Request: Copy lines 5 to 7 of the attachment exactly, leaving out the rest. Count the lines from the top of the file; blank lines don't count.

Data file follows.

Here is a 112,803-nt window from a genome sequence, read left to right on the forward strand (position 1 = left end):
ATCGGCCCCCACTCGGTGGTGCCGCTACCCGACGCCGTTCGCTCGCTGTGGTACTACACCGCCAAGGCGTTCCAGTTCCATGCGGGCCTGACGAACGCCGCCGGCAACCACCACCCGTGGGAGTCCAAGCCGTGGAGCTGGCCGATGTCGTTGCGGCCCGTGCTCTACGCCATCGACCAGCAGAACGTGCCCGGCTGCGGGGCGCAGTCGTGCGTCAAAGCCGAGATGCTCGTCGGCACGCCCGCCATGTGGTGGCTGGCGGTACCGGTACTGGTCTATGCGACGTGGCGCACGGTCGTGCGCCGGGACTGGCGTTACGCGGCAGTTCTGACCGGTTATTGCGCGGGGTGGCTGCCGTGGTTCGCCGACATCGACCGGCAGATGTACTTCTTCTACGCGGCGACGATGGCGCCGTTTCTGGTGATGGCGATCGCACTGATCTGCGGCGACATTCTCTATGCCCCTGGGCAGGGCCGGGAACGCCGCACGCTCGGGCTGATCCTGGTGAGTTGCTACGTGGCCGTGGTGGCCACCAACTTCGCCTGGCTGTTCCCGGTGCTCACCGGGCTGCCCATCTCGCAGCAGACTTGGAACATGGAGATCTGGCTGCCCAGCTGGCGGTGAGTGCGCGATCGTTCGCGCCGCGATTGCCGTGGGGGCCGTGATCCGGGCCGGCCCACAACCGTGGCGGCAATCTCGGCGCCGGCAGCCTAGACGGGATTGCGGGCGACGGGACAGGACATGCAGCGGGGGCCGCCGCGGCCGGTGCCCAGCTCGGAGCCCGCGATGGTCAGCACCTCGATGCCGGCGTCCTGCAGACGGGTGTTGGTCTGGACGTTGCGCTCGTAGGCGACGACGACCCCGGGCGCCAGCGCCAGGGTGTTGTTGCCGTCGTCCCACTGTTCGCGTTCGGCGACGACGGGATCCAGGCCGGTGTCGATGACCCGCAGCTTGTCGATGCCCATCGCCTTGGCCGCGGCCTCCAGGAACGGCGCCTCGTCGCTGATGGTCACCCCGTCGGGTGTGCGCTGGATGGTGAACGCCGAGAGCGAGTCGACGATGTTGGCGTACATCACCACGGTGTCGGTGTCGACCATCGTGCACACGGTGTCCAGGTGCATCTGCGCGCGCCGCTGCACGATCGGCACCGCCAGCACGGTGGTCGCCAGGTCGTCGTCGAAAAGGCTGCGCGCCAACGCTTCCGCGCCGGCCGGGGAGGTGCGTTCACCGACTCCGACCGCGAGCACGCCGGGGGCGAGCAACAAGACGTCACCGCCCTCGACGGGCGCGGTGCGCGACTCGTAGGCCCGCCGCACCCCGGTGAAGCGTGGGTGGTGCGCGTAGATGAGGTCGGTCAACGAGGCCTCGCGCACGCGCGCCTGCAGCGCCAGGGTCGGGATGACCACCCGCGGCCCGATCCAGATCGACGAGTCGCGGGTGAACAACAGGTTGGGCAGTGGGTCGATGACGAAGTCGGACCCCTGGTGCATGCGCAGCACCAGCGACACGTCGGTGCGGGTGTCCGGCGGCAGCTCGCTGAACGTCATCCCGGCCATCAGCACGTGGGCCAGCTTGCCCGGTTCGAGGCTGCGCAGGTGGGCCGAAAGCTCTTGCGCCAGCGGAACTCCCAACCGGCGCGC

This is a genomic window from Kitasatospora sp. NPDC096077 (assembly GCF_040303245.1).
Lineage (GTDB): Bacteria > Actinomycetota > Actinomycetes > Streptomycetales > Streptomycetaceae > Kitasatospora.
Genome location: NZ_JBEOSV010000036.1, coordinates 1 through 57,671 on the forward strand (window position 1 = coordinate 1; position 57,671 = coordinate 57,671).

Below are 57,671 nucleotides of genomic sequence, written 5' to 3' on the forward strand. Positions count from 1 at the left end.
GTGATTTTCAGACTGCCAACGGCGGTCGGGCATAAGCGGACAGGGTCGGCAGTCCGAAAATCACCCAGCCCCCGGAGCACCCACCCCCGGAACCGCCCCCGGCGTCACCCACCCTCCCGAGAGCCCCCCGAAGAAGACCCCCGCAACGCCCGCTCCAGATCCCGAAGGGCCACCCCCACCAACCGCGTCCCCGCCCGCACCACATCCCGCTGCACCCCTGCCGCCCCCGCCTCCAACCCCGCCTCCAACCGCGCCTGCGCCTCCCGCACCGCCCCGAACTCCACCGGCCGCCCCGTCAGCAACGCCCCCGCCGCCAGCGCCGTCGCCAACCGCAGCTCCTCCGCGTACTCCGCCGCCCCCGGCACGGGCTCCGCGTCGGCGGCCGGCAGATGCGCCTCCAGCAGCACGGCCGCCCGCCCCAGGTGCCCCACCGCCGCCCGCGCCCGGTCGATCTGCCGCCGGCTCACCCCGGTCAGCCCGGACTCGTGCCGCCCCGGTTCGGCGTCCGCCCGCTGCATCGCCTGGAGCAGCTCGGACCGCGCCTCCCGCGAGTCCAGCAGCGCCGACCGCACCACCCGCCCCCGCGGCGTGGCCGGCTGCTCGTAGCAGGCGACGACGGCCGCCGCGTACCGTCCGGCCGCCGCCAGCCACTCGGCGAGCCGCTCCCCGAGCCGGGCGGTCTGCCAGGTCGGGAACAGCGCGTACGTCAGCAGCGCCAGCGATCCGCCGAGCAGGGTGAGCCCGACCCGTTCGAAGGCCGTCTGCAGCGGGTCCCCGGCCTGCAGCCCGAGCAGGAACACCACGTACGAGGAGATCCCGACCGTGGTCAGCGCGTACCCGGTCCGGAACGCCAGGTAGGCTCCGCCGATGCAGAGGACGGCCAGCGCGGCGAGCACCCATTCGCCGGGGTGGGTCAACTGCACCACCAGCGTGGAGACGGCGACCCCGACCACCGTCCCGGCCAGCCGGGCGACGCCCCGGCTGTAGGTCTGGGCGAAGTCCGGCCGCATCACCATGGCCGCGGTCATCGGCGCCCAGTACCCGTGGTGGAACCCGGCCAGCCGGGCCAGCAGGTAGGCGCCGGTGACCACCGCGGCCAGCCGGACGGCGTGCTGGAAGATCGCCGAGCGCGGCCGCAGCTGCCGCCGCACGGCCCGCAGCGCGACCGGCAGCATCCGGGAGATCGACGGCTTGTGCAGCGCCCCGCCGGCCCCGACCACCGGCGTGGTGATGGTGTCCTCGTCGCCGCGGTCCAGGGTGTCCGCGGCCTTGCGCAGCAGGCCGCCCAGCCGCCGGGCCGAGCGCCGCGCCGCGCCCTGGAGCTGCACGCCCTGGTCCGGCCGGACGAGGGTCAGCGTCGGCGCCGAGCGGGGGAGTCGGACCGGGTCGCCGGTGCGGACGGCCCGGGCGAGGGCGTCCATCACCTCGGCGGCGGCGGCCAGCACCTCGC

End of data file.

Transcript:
Genome location: NZ_JBEOSV010000036.1, coordinates 1 through 57,671 on the forward strand (window position 1 = coordinate 1; position 57,671 = coordinate 57,671).

Below are 57,671 nucleotides of genomic sequence, written 5' to 3' on the forward strand. Positions count from 1 at the left end.
GTGATTTTCAGACTGCCAACGGCGGTCGGGCATAAGCGGACAGGGTCGGCAGTCCGAAAATCACCCAGCCCCCGGAGCACCCACCCCCGGAACCGCCCCCGGCGTCACCCACCCTCCCGAGAGCCCCCCGAAGAAGACCCCCGCAACGCCCGCTCCAGATCCCGAAGGGCCACCCCCACCAACCGCGTCCCCGCCCGCACCACATCCCGCTGCACCCCTGCCGCCCCCGCCTCCAACCCCGCCTCCAACCGCGCCTGCGCCTCCCGCACCGCCCCGAACTCCACCGGCCGCCCCGTCAGCAACGCCCCCGCCGCCAGCGCCGTCGCCAACCGCAGCTCCTCCGCGTACTCCGCCGCCCCCGGCACGGGCTCCGCGTCGGCGGCCGGCAGATGCGCCTCCAGCAGCACGGCCGCCCGCCCCAGGTGCCCCACCGCCGCCCGCGCCCGGTCGATCTGCCGCCGGCTCACCCCGGTCAGCCCGGACTCGTGCCGCCCCGGTTCGGCGTCCGCCCGCTGCATCGCCTGGAGCAGCTCGGACCGCGCCTCCCGCGAGTCCAGCAGCGCCGACCGCACCACCCGCCCCCGCGGCGTGGCCGGCTGCTCGTAGCAGGCGACGACGGCCGCCGCGTACCGTCCGGCCGCCGCCAGCCACTCGGCGAGCCGCTCCCCGAGCCGGGCGGTCTGCCAGGTCGGGAACAGCGCGTACGTCAGCAGCGCCAGCGATCCGCCGAGCAGGGTGAGCCCGACCCGTTCGAAGGCCGTCTGCAGCGGGTCCCCGGCCTGCAGCCCGAGCAGGAACACCACGTACGAGGAGATCCCGACCGTGGTCAGCGCGTACCCGGTCCGGAACGCCAGGTAGGCTCCGCCGATGCAGAGGACGGCCAGCGCGGCGAGCACCCATTCGCCGGGGTGGGTCAACTGCACCACCAGCGTGGAGACGGCGACCCCGACCACCGTCCCGGCCAGCCGGGCGACGCCCCGGCTGTAGGTCTGGGCGAAGTCCGGCCGCATCACCATGGCCGCGGTCATCGGCGCCCAGTACCCGTGGTGGAACCCGGCCAGCCGGGCCAGCAGGTAGGCGCCGGTGACCACCGCGGCCAGCCGGACGGCGTGCTGGAAGATCGCCGAGCGCGGCCGCAGCTGCCGCCGCACGGCCCGCAGCGCGACCGGCAGCATCCGGGAGATCGACGGCTTGTGCAGCGCCCCGCCGGCCCCGACCACCGGCGTGGTGATGGTGTCCTCGTCGCCGCGGTCCAGGGTGTCCGCGGCCTTGCGCAGCAGGCCGCCCAGCCGCCGGGCCGAGCGCCGCGCCGCGCCCTGGAGCTGCACGCCCTGGTCCGGCCGGACGAGGGTCAGCGTCGGCGCCGAGCGGGGGAGTCGGACCGGGTCGCCGGTGCGGACGGCCCGGGCGAGGGCGTCCATCACCTCGGCGGCGGCGGCCAGCACCTCGC